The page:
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Photo:EverettUtterback

28

Chipps catches up with Scot Nicol, the man behind Ibis Bicycles.

Ifi rst met Scot ‘Chuck Ibis’ Nicol in about 1992 on a visit to California. Back then, Ritchey, Salsa, Bontrager, Ibis, Rock Lobster and many other ‘names’ all had workshops making TIG welded steel bikes within an hour’s drive of San Francisco. It was a hotbed of bike designing and manufacture. Ibis already had a reputation for building beautiful, fi nely crafted steel (and later titanium) bikes. They were less ‘racey’ than Ritcheys, less ‘dry-engineering’ than Bontrager bikes, and less zany than Salsa. They turned out some lovely frames, many of which are highly sought after today. It wasn’t just the sleek design that appealed, but the little touches like the three or four colour fade paint (with matching, painted Silca pump), or the ‘Hand Job’ cable holder. They went on to do a great deal of innovation in progressing mountain bikes: one of the fi rst small builders to master titanium frames and stems, an early adopter of full suspension, steel-and-carbon bikes... And yet their workshop was a place of loud music and bunk-off bike rides in the idyllic Californian weather. On sunny days, the welders moved their jigs out of the doors and on to the back porch of the shop so that they could weld and tan simultaneously. And back in 1993, when I was going to take a holiday to California, Chuck said to me “You can’t come this close and not go to Moab. I insist that you go!” And after a four-hour internal fl ight and a fi ve-hour drive, he was right and I’ve been in love with the place ever since. But though many people will have heard of Ibis, very few would be able to pick out (or even name) Scot Nicol as the boss of one of those seminal mountain bike companies. So without further ado, let’s catch up with Mr Ibis. . .

www.singletrackworld.com As for putting my name on the bikes, I wish I had. Then I could have sold to Trek. Look at Klein, LeMond, Fisher, and that HUGE sellout Keith Bontrager

Many readers will be vaguely aware of the Ibis name, some old-timers will be rabid fans already and others will have only just discovered you. Do you feel like a ‘70s band that’ve just been rediscovered by the college crowd? Yes, because people want us to keep playing the old standards. “Play Stairway to Heaven, man”, “Bring back the steel Mojo, man!”, “Give me a Hand Job, man!”

Can you give us a super-concise history of Ibis up to this point? Founded by moi in 1981, solo show building brazed steel mountain bikes for a couple years, employees by ‘83, TIG welding, tandems, titanium, trials, hand jobs, Hakkalugis, Mojos Szazbos, BowTis, SilkTis, Alibis. Sold to terrorists in 2000. Took a short nap from 2002-2005, although we were doing black ops in the background during nap time...

Not many people know that you were one of the early-on, corner drifting, plaid shirted Repack riders. You weren’t that bad either, were you? Depends on who you talk to. My parents thought I was bad. Especially my career and hairstyle choice (see attached). Sorta like Charlie Manson.

sellout Keith Bontrager. Do you know he has his own Lear jet and lives in a mansion? Anyway, they all used their own name and they all sold to Trek. Not me, I was smarter than that.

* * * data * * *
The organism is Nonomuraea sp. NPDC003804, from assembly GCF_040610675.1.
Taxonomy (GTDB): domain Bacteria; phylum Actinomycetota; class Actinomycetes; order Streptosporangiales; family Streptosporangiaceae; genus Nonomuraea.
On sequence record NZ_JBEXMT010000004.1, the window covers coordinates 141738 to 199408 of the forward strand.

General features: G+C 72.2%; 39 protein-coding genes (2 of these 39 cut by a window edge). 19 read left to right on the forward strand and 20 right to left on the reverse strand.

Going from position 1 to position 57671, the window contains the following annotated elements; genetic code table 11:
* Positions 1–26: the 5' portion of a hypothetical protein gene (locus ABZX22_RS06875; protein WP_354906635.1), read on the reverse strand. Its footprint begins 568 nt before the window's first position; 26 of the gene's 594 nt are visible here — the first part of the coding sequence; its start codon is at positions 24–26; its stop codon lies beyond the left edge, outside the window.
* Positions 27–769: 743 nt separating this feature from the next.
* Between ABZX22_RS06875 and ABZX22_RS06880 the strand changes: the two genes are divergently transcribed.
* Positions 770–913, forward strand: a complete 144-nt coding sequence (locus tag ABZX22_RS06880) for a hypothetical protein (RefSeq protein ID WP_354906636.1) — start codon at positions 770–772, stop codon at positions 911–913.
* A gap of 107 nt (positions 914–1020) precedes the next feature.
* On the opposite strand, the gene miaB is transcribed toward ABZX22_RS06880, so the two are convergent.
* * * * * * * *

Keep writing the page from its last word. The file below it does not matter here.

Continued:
Oh yes, EVERYONE knows about Bontrager’s gold-plated and gusseted Lear Jet... However, I remember that you had a Cessna while you were still a framebuilder... Shit! I am so very busted. Yep, a Cessna 182, an old ‘straight tail’ one. It was practical, aiding in the slacker lifestyle. From here on the left coast of Amerika, it takes all day to fl y to Moab, or even longer to drive. In a relatively slow small plane, it’s only fi ve hours. Considerably faster than commercial. Throw some bikes in the back and away you go. I sold the plane a long time ago. If you’re a pilot and you want to keep living, you need to fl y all the time. With work I wasn’t able to do that. So I’m a quitter.

You say you started building frames yourself - did you have any idea what you were doing at the time with welding? Or wasn’t that the point? Did anyone else?

I had apprenticeships with both Joe Breeze and Charlie Cunningham before I started building. I got a bike from Joe, still have it. Breezer #13. Joe and Charlie handled things very differently. It was kind of like being educated at some new age hippie school like UC Santa Cruz (apologies to all you alums) part of the time and Oxford part of the time (not that I’m 1/4 smart enough to get into Oxford, I’m more UC Santa Cruz material). But the two approaches were very different. Joe showed me about how to do things the ‘traditional’ way, and Charlie always had to do things differently. Take a perfectly good part, Charlie would deconstruct it and put it back together in a better way. I brazed (not welded) all the frames for the fi rst few years. Then we added TIG welding to the mix, and I always hired someone really good and experienced to do that. And they were never certifi ed welders. The certifi ed guys were the worst. They came in pounding their chest about how if they had welded the Alaska pipeline, they could weld anything. Then you hand them a torch and some paper thin tubing and watch them fl ounder... then walk out the door (hopefully back to Alaska).

How did you get from there into mountain bikes? And why didn’t you put your name on the bikes like all the other bearded hippies? I actually started building bikes before I was racing them. As for putting my name on the bikes, I wish I had. Then I could have sold to Trek. Look at Klein, LeMond, Fisher, and that HUGE

The M ojo S L, yo ur ne xt un afford able b ike th at yo u hav e to h ave.

www.singletrackworld.com 29